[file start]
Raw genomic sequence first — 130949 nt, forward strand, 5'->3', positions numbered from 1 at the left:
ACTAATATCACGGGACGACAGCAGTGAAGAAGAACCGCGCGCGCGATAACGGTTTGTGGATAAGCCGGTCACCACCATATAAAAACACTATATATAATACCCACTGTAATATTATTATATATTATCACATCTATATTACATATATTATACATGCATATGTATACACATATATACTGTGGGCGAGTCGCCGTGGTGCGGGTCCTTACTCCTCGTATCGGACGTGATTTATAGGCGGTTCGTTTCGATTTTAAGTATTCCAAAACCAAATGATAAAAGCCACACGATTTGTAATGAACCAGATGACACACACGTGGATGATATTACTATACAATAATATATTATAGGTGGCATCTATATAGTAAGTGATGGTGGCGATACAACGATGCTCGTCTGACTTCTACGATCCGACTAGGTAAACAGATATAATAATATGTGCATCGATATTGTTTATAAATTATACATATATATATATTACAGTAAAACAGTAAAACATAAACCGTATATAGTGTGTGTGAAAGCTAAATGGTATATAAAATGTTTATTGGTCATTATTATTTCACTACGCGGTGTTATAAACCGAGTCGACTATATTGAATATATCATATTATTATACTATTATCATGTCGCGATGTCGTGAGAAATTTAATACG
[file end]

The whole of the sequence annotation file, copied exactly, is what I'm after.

Raw genomic sequence first — 130949 nt, forward strand, 5'->3', positions numbered from 1 at the left:
ACTAATATCACGGGACGACAGCAGTGAAGAAGAACCGCGCGCGCGATAACGGTTTGTGGATAAGCCGGTCACCACCATATAAAAACACTATATATAATACCCACTGTAATATTATTATATATTATCACATCTATATTACATATATTATACATGCATATGTATACACATATATACTGTGGGCGAGTCGCCGTGGTGCGGGTCCTTACTCCTCGTATCGGACGTGATTTATAGGCGGTTCGTTTCGATTTTAAGTATTCCAAAACCAAATGATAAAAGCCACACGATTTGTAATGAACCAGATGACACACACGTGGATGATATTACTATACAATAATATATTATAGGTGGCATCTATATAGTAAGTGATGGTGGCGATACAACGATGCTCGTCTGACTTCTACGATCCGACTAGGTAAACAGATATAATAATATGTGCATCGATATTGTTTATAAATTATACATATATATATATTACAGTAAAACAGTAAAACATAAACCGTATATAGTGTGTGTGAAAGCTAAATGGTATATAAAATGTTTATTGGTCATTATTATTTCACTACGCGGTGTTATAAACCGAGTCGACTATATTGAATATATCATATTATTATACTATTATCATGTCGCGATGTCGTGAGAAATTTAATACG